Who is bernie ecclestone dating
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"There was a meeting with Bernie, but the contract was done a long time before that."Added Kennett: "I went over there afterwards, once Ron as our agent had secured the event.
"What we offered Bernie, particularly, was a greater audience, but we didn't pay a penny more."It wasn't about money, it was about certainty for the race in Australia." In 1983, Adelaide won the right to stage the F1 Australian GP on a street circuit on the eastern edge of the city from '85 after Melbourne and Sydney rejected approaches from Ecclestone.The Adelaide GP was the popular final round of the F1 world championship until 1995, with the SA government ending its deal a year early, allowing the race to move to Melbourne in '96.Walker confirmed he had a contract with Ecclestone dating back to '83 that would be activated if and when Adelaide failed to renew its agreement."I'd been talking to Bernie for years on the basis that if something went wrong with Adelaide, we'd have first right of refusal," he said."So we drew up a contract to that effect that was held in his safe [for 10 years] and when both sides in SA refused to commit until after their election, that was my opportunity to sign the contract and pay the deposit."Adelaide always did a good job, but it was time to move."Kennett and Walker both laughed off the urban myth that they sealed the Melbourne GP deal in Ecclestone's London office by dumping a bag containing millions of dollars on his desk."It's a great story, but it's not true," Walker said.Former premier Jeff Kennett has dismissed Adelaide's long-standing assertion that Melbourne stole the Formula One Australian Grand Prix and also revealed that his government didn't pay any more to get the race.The Australian GP moved to Melbourne in 1996 amid bitterness across the border in South Australia and controversy over the conversion of the roads around Albert Park Lake into a racetrack.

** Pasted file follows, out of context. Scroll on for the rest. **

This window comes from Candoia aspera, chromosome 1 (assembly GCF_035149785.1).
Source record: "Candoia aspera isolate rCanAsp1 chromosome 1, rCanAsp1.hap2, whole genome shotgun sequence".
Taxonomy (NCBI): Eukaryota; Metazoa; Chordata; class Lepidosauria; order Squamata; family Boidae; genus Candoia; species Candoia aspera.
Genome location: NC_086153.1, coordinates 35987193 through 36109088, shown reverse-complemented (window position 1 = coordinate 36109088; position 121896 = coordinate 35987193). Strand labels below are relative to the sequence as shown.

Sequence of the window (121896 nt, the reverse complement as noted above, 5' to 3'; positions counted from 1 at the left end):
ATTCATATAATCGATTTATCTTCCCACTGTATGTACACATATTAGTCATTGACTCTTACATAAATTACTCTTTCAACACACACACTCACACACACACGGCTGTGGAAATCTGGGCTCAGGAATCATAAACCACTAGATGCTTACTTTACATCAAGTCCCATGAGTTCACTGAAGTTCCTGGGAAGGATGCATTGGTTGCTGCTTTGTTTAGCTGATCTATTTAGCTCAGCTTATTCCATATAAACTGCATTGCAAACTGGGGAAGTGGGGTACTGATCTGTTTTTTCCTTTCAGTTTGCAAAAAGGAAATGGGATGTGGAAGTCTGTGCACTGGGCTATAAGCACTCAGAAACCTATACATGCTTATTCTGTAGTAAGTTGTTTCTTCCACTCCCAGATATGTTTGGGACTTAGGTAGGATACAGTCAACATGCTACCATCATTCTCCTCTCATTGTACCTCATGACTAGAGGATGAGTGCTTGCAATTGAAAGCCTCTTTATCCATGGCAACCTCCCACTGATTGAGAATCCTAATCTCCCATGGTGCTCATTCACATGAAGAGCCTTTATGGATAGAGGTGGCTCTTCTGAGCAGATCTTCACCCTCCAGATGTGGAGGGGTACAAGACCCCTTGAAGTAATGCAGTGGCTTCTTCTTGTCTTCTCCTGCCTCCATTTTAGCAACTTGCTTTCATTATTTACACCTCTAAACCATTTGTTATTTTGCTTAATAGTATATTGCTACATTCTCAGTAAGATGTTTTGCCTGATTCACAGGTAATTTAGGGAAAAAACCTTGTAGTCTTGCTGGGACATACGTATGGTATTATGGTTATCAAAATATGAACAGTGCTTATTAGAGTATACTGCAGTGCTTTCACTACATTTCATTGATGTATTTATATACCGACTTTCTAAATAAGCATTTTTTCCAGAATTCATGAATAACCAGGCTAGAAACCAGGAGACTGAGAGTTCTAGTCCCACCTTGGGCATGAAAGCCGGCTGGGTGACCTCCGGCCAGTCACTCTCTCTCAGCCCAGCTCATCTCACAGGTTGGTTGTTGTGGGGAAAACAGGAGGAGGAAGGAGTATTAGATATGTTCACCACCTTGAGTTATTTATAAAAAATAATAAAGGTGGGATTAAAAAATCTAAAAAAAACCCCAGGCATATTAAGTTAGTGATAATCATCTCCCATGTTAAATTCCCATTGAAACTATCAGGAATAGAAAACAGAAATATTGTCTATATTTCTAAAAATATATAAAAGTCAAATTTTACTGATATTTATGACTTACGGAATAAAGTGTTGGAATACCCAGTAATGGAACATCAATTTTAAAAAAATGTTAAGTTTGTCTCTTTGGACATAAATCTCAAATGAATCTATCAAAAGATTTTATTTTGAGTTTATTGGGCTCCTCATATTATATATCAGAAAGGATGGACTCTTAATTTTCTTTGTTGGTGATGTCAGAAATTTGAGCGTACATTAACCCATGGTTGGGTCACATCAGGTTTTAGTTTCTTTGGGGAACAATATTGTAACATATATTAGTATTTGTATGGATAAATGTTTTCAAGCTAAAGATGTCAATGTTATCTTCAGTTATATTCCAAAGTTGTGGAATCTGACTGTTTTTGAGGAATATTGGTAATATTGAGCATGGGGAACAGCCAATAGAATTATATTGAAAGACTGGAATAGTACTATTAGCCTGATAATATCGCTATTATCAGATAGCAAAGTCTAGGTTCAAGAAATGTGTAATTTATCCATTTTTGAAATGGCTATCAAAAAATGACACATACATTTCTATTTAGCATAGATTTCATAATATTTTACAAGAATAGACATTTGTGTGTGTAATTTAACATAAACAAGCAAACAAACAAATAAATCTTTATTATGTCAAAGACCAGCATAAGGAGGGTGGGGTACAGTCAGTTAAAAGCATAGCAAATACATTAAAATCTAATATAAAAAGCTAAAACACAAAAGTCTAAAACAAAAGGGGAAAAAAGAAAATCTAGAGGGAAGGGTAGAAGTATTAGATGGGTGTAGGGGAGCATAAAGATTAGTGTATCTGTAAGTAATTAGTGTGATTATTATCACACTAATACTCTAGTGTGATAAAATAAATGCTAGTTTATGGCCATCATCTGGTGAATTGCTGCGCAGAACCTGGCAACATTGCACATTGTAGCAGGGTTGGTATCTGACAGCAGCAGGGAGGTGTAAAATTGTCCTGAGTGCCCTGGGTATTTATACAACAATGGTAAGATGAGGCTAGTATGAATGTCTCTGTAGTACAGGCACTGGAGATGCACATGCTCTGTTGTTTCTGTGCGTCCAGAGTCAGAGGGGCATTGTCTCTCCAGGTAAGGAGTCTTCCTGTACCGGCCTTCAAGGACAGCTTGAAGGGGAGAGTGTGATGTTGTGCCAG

The impression has been perpetuated that Adelaide was outspent, but Kennett is adamant that his government secured the race for Melbourne because SA politicians had wavered on re-signing with F1 czar Bernie Ecclestone.
Victoria had a secret agreement with Ecclestone to take over the Australian GP if South Australia let it go and by not renewing ahead of a state election, Adelaide lost the event in an agreement signed with Melbourne in early 1993.
In the lead-up to Sunday's F1 season-opening 20th anniversary Melbourne GP at Albert Park, Kennett debunked the myth that he mounted a raid to steal the event after being elected in late 1992."That's absolute bullshit," Kennett declared to Fairfax Media.
"They lost it because neither of their political leaders at the time going into their election was prepared to commit to the event."So we never stole it, they didn't want it. The first contracts we got were based on the contracts in South Australia."It wasn't a money thing.
They created the opening." Kennett also rejected the notion that his new Victorian administration, through the Melbourne Major Events Company run by controversial former Melbourne Lord Mayor and Liberal Party grandee Ron Walker, paid much more than Adelaide."We got it for the same price," he said. Bernie Ecclestone was offended that the people of South Australia, through their elected leaders, had vacillated, were not expressing confidence in his event."It is understood that the F1 sanction fee paid by the Victorian government to stage the Australian GP in '96 was $6 million.
Kennett's claims that Adelaide lost the race to Melbourne due to inattention and not a bigger bid are backed up by Walker, who retired as chairman of the Australian Grand Prix Corporation after last year's event."I can assure you that we didn't pay a penny more than Adelaide," Walker said.